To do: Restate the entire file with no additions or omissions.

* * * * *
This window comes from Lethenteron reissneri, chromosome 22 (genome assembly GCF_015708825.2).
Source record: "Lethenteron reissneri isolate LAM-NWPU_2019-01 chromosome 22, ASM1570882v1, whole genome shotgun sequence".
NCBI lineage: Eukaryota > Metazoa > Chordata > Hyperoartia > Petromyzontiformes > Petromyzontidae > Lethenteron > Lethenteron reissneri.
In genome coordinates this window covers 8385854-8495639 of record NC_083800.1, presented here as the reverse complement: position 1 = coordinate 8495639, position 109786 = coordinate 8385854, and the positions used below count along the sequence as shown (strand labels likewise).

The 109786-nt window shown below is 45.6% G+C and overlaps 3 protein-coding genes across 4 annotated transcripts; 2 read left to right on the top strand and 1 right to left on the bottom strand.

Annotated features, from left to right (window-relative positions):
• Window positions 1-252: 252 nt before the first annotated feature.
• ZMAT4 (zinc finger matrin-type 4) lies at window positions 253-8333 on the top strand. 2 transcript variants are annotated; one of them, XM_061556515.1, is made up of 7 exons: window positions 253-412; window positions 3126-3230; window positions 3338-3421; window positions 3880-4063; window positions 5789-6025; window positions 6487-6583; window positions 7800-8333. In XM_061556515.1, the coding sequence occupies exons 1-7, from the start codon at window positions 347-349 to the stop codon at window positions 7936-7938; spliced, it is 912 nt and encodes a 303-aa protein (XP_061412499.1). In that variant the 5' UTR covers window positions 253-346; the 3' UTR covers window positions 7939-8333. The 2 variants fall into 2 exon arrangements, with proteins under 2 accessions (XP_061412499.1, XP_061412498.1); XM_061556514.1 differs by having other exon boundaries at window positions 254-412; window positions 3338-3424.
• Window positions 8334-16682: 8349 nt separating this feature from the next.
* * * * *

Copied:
This window comes from Lethenteron reissneri, chromosome 22 (genome assembly GCF_015708825.2).
Source record: "Lethenteron reissneri isolate LAM-NWPU_2019-01 chromosome 22, ASM1570882v1, whole genome shotgun sequence".
NCBI lineage: Eukaryota > Metazoa > Chordata > Hyperoartia > Petromyzontiformes > Petromyzontidae > Lethenteron > Lethenteron reissneri.
In genome coordinates this window covers 8385854-8495639 of record NC_083800.1, presented here as the reverse complement: position 1 = coordinate 8495639, position 109786 = coordinate 8385854, and the positions used below count along the sequence as shown (strand labels likewise).

The 109786-nt window shown below is 45.6% G+C and overlaps 3 protein-coding genes across 4 annotated transcripts; 2 read left to right on the top strand and 1 right to left on the bottom strand.

Annotated features, from left to right (window-relative positions):
• Window positions 1-252: 252 nt before the first annotated feature.
• ZMAT4 (zinc finger matrin-type 4) lies at window positions 253-8333 on the top strand. 2 transcript variants are annotated; one of them, XM_061556515.1, is made up of 7 exons: window positions 253-412; window positions 3126-3230; window positions 3338-3421; window positions 3880-4063; window positions 5789-6025; window positions 6487-6583; window positions 7800-8333. In XM_061556515.1, the coding sequence occupies exons 1-7, from the start codon at window positions 347-349 to the stop codon at window positions 7936-7938; spliced, it is 912 nt and encodes a 303-aa protein (XP_061412499.1). In that variant the 5' UTR covers window positions 253-346; the 3' UTR covers window positions 7939-8333. The 2 variants fall into 2 exon arrangements, with proteins under 2 accessions (XP_061412499.1, XP_061412498.1); XM_061556514.1 differs by having other exon boundaries at window positions 254-412; window positions 3338-3424.
• Window positions 8334-16682: 8349 nt separating this feature from the next.